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  • 118 projects involving investment of USD 7.73 billion have been approved in last four years.
  • India has 12 major ports and 64 minor ports handling Export Import cargo.
  • Indian ports handled 1605 million metric tonnes of cargo in 2015-2016
  • USD 2.69 billion invested in last three years in Ports & Shipping sector.
  • Projected cargo traffic to be handled by Indian ports by 2021-22 is expected to be 1695 million metric tonnes as per the report of the National Transport Development Policy Committee (an increase of 643 million metric tonnes from 2014-15)
  • Total 2422 million metric tonnes of cargo handling capacity would be required in Indian Ports by 2021-22.
  • For this, additional cargo handling capacity of 901 million metric tonnes is required to be created in Indian Port in the next 6 to 7 years.
  • Ports Project involving investment of over USD 10 billion identified for award during the next five years.
  • Coastal Economic Zones (CEZs) are being developed under "Sagarmala initiative" in close proximity to several ports comprising coal-based plants, steel plants & oil refineries.
  • Over 7500 kilometres of coastline with 12 major and about 200 minor and intermediate ports.
  • 90% of the country's trade by volume and 70% by value is moved through maritime transport.
  • Cargo traffic achieved CAGR of 4.4% during 2009-10 to 2014-15.
  • Cargo handled at ports in 2014-15: Dry bulk (34% iron ore, coal, fertilizer. food grains); liquid bulk (33% petrol, oil and lubricants); break bulk (17%) and container (16%).
  • 12 major ports in India handle approximately 57% of total Cargo traffic.
  • An unprecedented increase in cargo-handling capacity of Major Ports - 965.36 million Metric Tonnes in March, 2016 from 575 million tonnes in 2009.
  • Increase trade activity and private participation in port infrastructure development.
  • Rising cargo traffic and increase in the number of minor and intermediate ports.
  • Existing ports are investing on improving their draft depth.
  • Focus on the development of terminals that deal with a particular type of cargo, for eg: LNG (Liquified Natural Gas).
  • To attract investment for the growth of this sector, the Government has allowed 100% Foreign Direct Investment (FDI) in the shipping sector.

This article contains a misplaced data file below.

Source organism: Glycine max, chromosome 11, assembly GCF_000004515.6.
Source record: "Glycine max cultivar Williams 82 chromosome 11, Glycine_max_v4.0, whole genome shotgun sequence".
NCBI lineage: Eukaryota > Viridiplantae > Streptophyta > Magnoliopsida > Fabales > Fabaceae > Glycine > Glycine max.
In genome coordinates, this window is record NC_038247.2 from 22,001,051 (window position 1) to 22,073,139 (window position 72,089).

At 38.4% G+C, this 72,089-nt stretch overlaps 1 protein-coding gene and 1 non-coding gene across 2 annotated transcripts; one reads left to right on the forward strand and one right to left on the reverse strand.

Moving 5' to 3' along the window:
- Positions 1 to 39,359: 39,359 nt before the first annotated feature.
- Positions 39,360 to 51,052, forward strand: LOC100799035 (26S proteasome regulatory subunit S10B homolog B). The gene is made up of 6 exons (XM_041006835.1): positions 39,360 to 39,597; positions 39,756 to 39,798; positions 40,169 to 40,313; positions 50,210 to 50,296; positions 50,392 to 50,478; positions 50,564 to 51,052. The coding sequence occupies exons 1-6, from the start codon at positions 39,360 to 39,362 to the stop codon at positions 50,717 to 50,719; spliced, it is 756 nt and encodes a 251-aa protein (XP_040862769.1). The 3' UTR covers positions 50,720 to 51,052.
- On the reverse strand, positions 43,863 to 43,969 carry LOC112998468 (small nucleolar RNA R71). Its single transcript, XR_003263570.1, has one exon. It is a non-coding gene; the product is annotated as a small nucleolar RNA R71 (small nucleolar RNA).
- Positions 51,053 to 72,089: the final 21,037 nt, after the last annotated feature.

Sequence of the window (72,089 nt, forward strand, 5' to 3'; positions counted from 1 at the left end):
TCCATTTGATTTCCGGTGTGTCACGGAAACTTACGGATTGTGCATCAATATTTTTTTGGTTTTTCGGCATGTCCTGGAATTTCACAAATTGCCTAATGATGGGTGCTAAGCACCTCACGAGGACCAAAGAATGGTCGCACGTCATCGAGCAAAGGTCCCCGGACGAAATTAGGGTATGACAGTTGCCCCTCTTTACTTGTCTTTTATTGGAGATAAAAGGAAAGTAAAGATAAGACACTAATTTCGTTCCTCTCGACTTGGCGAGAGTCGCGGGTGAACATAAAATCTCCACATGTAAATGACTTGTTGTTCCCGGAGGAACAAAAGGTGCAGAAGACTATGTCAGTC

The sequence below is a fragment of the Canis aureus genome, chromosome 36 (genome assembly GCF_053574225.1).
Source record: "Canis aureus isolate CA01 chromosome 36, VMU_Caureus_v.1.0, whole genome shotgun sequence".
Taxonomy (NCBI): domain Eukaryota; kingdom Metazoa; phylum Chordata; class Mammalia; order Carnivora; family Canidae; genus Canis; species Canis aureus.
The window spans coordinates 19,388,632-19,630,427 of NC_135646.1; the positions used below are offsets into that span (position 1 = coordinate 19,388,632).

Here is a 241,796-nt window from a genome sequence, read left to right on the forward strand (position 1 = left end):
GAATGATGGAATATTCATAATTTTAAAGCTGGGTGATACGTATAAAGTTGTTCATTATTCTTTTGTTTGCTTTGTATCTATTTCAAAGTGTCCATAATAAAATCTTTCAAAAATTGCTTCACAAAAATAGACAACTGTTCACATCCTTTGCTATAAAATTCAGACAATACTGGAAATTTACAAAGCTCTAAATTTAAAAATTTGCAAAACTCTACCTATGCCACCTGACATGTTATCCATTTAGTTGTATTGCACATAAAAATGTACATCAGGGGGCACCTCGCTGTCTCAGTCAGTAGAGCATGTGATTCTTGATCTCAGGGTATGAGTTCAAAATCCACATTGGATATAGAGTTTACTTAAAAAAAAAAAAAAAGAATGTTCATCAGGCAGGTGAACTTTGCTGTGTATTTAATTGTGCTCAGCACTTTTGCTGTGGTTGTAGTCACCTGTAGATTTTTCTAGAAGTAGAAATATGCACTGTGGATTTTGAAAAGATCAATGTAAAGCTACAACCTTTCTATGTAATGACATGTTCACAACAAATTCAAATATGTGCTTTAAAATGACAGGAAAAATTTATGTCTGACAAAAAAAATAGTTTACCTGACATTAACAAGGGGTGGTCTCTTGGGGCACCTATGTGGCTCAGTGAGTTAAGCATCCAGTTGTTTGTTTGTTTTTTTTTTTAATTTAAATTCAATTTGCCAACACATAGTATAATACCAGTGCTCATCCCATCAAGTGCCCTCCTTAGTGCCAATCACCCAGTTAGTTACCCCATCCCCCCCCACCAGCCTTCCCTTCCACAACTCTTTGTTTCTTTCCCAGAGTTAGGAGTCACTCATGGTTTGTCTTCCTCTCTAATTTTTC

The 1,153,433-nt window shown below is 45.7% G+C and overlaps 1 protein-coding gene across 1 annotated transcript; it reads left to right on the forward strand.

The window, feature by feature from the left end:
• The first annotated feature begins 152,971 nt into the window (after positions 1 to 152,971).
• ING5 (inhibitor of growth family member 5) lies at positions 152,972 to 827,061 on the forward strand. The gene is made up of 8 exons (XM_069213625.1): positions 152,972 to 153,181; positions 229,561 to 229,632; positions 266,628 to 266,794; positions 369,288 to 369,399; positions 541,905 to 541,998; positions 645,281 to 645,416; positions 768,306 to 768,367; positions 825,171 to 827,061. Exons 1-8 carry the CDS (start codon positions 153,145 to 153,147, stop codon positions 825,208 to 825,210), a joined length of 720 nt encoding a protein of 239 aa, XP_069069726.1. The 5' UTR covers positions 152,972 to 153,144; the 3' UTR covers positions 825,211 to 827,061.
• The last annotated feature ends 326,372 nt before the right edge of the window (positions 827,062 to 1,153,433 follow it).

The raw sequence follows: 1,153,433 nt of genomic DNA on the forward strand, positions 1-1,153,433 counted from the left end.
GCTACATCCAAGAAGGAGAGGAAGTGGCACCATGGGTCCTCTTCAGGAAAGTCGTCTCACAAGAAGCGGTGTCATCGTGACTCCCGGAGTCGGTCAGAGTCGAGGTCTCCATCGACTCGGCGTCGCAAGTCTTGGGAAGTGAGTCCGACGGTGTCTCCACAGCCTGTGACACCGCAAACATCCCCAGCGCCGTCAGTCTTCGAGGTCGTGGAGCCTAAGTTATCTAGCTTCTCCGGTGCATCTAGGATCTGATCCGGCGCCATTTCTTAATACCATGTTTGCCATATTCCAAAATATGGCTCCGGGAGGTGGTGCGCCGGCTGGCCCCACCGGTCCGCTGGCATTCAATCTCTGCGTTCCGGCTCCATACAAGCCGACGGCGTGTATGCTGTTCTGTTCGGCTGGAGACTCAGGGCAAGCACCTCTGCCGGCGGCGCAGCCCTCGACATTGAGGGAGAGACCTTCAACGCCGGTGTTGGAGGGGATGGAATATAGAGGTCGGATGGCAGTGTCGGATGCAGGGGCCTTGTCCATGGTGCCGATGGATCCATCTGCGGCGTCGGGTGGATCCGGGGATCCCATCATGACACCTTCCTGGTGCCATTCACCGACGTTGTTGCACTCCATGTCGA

• 100% FDI is allowed under the automatic route for projects related to the construction and maintenance of ports and harbours.
  1. Major ports are under the jurisdiction of the Government of India and are governed by the Major Port Trust Act, 1963 (except Ennore Port which is administered under the Companies Act, 2013)
  2. Non-major ports are under the jurisdiction of the respective state governments maritime boards.
  3. A perspective plan of the government defines priority areas of investment in the Indian maritime sector. These include:
    • Development of two major ports as well as two port hubs.
    • Plans to implement full mechanisation of cargo handling and movement at ports.


  • Allocation of USD 1.79 billion for the development of the Outer Harbour Project in Tuticorin for Phase I.
  • A Ganges-based project named ‘Jal Marg Vikas’ will be undertaken between Allahabad and Haldia. This project is to be completed over a period of six years at an estimated cost of USD 646.15 million.
  • Exemptions under the Income Tax Act for Infrastructure Development, under Section 80IA.
  • Port development – the opportunity to serve the spill demand from major ports.
  • Port support services – operation and maintenance services such as pilotage, dredging, harbouring and provision of marine assets such as barges and dredgers.
  • Ship repair facilities in ports – demand for ship repair services will increase, providing opportunities to build new dry docks and set up ancillary repair facilities.
  • AP Moller Maersk (Denmark)
  • PSA Singapore (Singapore)
  • Dubai Ports World (UAE)
  • Jan Del Nul NV (Belgium)
  • Hyundai Engineering and Construction Company Limited (South Korea)
  • Royal Boskalis Westminister NV (Netherlands)
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